The students have demonstrated mastery of features found in the emergent letter name,

within word, and early and middle syllables and affixes patterns. This includes consonants, short

vowels, digraphs, blends, long vowels, inflected endings, and syllable juncture. Miguel and

Trevor demonstrated full mastery of unaccented final syllables, however the rest of the students

in this group spelled one or more words from this feature wrong. For example, Ben, Callie,

Edwin, Dana, and Natalie all used er, but confused it with ar. Additionally, Dana and Natalie

confused er with or. The members of this group also demonstrated using but confusing for

patterns found in harder suffixes and bases or roots features. For example, Trevor H. used -ate

suffix, but confused it with the -ent. Lastly, features that were absent from many students’

assessments were also found in harder suffixes and based and roots.

Group Justification
These students were grouped based on their spelling stage and instructional needs, as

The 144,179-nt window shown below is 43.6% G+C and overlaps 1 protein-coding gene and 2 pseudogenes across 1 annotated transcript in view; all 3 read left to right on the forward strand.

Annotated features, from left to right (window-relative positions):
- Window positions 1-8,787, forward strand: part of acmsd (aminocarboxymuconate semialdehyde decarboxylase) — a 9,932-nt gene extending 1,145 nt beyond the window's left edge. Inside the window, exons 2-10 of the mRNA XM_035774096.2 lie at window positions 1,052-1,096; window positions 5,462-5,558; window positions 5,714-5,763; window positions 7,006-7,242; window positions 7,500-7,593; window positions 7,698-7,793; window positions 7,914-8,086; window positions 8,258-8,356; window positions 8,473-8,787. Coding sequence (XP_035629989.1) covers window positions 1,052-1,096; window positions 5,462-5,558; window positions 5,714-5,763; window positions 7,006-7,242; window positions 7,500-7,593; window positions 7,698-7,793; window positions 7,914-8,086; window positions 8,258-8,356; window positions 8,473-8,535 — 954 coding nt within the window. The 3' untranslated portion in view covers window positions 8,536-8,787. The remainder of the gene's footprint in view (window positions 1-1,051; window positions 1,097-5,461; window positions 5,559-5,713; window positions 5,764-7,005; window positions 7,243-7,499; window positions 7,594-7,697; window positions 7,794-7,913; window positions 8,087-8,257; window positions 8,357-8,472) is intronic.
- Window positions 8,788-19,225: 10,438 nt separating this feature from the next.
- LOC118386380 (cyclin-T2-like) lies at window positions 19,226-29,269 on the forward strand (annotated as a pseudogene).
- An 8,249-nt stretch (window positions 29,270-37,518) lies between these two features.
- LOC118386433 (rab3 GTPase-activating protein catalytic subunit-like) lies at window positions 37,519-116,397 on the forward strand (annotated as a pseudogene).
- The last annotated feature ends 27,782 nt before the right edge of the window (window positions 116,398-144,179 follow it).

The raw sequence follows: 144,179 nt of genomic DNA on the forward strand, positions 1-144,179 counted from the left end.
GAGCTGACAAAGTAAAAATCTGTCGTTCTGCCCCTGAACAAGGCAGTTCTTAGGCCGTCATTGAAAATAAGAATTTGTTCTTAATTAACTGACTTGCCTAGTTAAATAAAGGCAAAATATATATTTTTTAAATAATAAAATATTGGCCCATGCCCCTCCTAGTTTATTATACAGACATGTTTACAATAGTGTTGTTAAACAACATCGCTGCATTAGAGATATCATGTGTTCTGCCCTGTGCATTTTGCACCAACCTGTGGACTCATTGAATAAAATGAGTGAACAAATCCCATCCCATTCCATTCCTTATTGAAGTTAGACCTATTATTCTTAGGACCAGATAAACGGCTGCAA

determined by the spelling inventory. The students in this group had power scores between 17

and 23 (see Appendix D). Their feature points ranged from 69-82, with a median of 75.5. This

data shows that students have some similar scores in the quantity of their feature knowledge.

They also displayed similar scores with regards to the types of spelling features they know, use

but confuse, and do not know. For example, four out of the seven students missed more than one

word containing harder suffixes features. Six out of the seven students missed more than one

word in the bases and roots features (see Appendix B).

Miguel is somewhat of an outlier in this group, as he is a middle derivational speller, and

he had a power score of 23. Although he is in a much higher spelling stage than some of the

students in his group, he will still benefit from the sorts. He missed some of the features found in
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harder suffixes and bases or roots, which will become instructional focuses as the group

progresses. It will be valuable for him to study these patterns, and to review the patterns that he

knows so that he can have a strong orthographic foundation to build upon.

Initial Sort
80. Unaccented Syllable er,ar,or (WTW pg. 359)

Bigger Burglar Doctor


Freezer Grammar Favor
Dreamer Collar Author
Faster Dollar Editor
Blister Lunar Tractor